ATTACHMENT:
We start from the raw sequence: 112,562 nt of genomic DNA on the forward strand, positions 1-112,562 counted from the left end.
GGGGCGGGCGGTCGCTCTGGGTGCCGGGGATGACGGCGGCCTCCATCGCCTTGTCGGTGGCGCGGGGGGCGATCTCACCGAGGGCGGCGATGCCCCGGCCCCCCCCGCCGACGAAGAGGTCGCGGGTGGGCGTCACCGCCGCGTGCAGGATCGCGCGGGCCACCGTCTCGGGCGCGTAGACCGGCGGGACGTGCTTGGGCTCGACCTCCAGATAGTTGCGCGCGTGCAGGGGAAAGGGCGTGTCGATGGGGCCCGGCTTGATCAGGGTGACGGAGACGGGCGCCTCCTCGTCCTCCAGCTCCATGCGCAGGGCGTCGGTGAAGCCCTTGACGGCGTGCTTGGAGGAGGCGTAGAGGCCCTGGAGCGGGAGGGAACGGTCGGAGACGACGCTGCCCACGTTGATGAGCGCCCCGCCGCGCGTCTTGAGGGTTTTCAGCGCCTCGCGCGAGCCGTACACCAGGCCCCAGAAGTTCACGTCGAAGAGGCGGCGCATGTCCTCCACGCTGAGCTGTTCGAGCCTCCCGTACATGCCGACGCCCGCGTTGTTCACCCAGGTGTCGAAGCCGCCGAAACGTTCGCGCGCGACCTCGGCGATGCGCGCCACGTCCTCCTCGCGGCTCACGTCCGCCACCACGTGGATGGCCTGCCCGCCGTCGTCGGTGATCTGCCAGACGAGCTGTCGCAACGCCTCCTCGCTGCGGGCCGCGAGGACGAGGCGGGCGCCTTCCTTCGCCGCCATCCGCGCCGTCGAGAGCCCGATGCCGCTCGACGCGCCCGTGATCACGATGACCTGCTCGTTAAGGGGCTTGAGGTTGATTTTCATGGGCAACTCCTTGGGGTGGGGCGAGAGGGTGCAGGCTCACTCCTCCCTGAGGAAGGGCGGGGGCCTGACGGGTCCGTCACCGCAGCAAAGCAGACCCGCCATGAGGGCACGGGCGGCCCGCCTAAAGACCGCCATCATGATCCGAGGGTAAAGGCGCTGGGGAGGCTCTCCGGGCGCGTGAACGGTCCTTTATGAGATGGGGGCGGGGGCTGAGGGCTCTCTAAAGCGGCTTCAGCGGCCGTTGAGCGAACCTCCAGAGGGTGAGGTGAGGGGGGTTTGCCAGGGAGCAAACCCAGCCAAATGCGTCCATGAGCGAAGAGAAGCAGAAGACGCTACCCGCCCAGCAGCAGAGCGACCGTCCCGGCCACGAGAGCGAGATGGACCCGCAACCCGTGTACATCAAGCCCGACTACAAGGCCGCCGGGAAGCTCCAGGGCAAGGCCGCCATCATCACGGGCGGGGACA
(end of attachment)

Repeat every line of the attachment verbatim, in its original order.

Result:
We start from the raw sequence: 112,562 nt of genomic DNA on the forward strand, positions 1-112,562 counted from the left end.
GGGGCGGGCGGTCGCTCTGGGTGCCGGGGATGACGGCGGCCTCCATCGCCTTGTCGGTGGCGCGGGGGGCGATCTCACCGAGGGCGGCGATGCCCCGGCCCCCCCCGCCGACGAAGAGGTCGCGGGTGGGCGTCACCGCCGCGTGCAGGATCGCGCGGGCCACCGTCTCGGGCGCGTAGACCGGCGGGACGTGCTTGGGCTCGACCTCCAGATAGTTGCGCGCGTGCAGGGGAAAGGGCGTGTCGATGGGGCCCGGCTTGATCAGGGTGACGGAGACGGGCGCCTCCTCGTCCTCCAGCTCCATGCGCAGGGCGTCGGTGAAGCCCTTGACGGCGTGCTTGGAGGAGGCGTAGAGGCCCTGGAGCGGGAGGGAACGGTCGGAGACGACGCTGCCCACGTTGATGAGCGCCCCGCCGCGCGTCTTGAGGGTTTTCAGCGCCTCGCGCGAGCCGTACACCAGGCCCCAGAAGTTCACGTCGAAGAGGCGGCGCATGTCCTCCACGCTGAGCTGTTCGAGCCTCCCGTACATGCCGACGCCCGCGTTGTTCACCCAGGTGTCGAAGCCGCCGAAACGTTCGCGCGCGACCTCGGCGATGCGCGCCACGTCCTCCTCGCGGCTCACGTCCGCCACCACGTGGATGGCCTGCCCGCCGTCGTCGGTGATCTGCCAGACGAGCTGTCGCAACGCCTCCTCGCTGCGGGCCGCGAGGACGAGGCGGGCGCCTTCCTTCGCCGCCATCCGCGCCGTCGAGAGCCCGATGCCGCTCGACGCGCCCGTGATCACGATGACCTGCTCGTTAAGGGGCTTGAGGTTGATTTTCATGGGCAACTCCTTGGGGTGGGGCGAGAGGGTGCAGGCTCACTCCTCCCTGAGGAAGGGCGGGGGCCTGACGGGTCCGTCACCGCAGCAAAGCAGACCCGCCATGAGGGCACGGGCGGCCCGCCTAAAGACCGCCATCATGATCCGAGGGTAAAGGCGCTGGGGAGGCTCTCCGGGCGCGTGAACGGTCCTTTATGAGATGGGGGCGGGGGCTGAGGGCTCTCTAAAGCGGCTTCAGCGGCCGTTGAGCGAACCTCCAGAGGGTGAGGTGAGGGGGGTTTGCCAGGGAGCAAACCCAGCCAAATGCGTCCATGAGCGAAGAGAAGCAGAAGACGCTACCCGCCCAGCAGCAGAGCGACCGTCCCGGCCACGAGAGCGAGATGGACCCGCAACCCGTGTACATCAAGCCCGACTACAAGGCCGCCGGGAAGCTCCAGGGCAAGGCCGCCATCATCACGGGCGGGGACA